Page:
Fall is here, and soon we will be switching on our furnaces to get us through the cold winter months. There’s no time like the present to start preparing for using your furnace. In addition to scheduling your heating system’s annual preventive maintenance, checking your CO (carbon monoxide) detectors should be at the top of your to-do list. Taking the time to make sure that your CO detectors are well placed and in working order is a simple task that will help ensure the safety of your family this winter.
Getting the most out of your CO detectors
Before anything else, make sure that your home is actually equipped with CO detectors. Some homeowners incorrectly assume that their smoke and CO detectors are one in the same. While dual models are available, double check to make sure that your house has adequate coverage.
Ideally, a CO detector should be installed on each level of your home — but especially in an area where all sleeping members of your household can readily hear an alarm. You may also consider placing a detector in the same general area as CO-producing devices ( i.e., your furnace, gas dryers, gas stoves, etc.) Keep in mind, however, that CO detectors should not be placed within five feet of CO-producing devices as they may emit harmless trace amounts of carbon monoxide and trigger false alarms. The detectors should be placed high on your wall (near the ceiling), as CO shares the same specific gravity (weight) as air and will therefore rise with circulating heat.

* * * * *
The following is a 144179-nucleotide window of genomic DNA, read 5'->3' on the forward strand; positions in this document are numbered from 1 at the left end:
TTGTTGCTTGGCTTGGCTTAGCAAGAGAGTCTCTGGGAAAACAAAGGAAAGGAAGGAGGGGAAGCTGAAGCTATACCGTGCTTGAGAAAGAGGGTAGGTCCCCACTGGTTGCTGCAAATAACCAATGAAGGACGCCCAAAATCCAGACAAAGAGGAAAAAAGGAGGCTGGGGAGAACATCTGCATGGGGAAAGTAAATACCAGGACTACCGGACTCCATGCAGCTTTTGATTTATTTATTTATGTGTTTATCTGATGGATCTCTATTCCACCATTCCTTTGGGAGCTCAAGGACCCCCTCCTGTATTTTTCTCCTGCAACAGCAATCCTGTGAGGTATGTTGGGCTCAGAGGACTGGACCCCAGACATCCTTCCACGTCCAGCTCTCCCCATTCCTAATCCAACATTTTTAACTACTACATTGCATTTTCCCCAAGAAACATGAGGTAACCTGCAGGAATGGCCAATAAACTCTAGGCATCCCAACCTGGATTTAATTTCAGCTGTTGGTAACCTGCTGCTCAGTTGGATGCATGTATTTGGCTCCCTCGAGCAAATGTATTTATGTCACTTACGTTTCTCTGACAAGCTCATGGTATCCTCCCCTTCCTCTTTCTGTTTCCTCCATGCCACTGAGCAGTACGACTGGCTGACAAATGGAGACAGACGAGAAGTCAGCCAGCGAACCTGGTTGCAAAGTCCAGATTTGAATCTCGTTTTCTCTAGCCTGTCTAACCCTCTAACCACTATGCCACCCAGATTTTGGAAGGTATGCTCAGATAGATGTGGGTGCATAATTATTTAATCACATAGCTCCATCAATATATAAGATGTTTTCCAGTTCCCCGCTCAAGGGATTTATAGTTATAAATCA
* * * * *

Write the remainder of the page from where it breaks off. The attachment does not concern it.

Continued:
It’s equally important to regularly check detectors for functionality. You’ll need to press the test button in order to ensure that the battery life is still good. It is a good practice to check both your CO and smoke detectors during the time change each spring and fall. This is the easiest way to remind you to protect your household.
For more expert advice on CO detectors, contact the professionals at Ernst Heating & Cooling. We’ve been serving the Metro-East area since 1951.
Our goal is to help educate our customers in Hamel, Illinois and surrounding areas about energy and home comfort issues (specific to HVAC systems). For more information about co detectors and other HVAC topics, download our free Home Comfort Resource guide.
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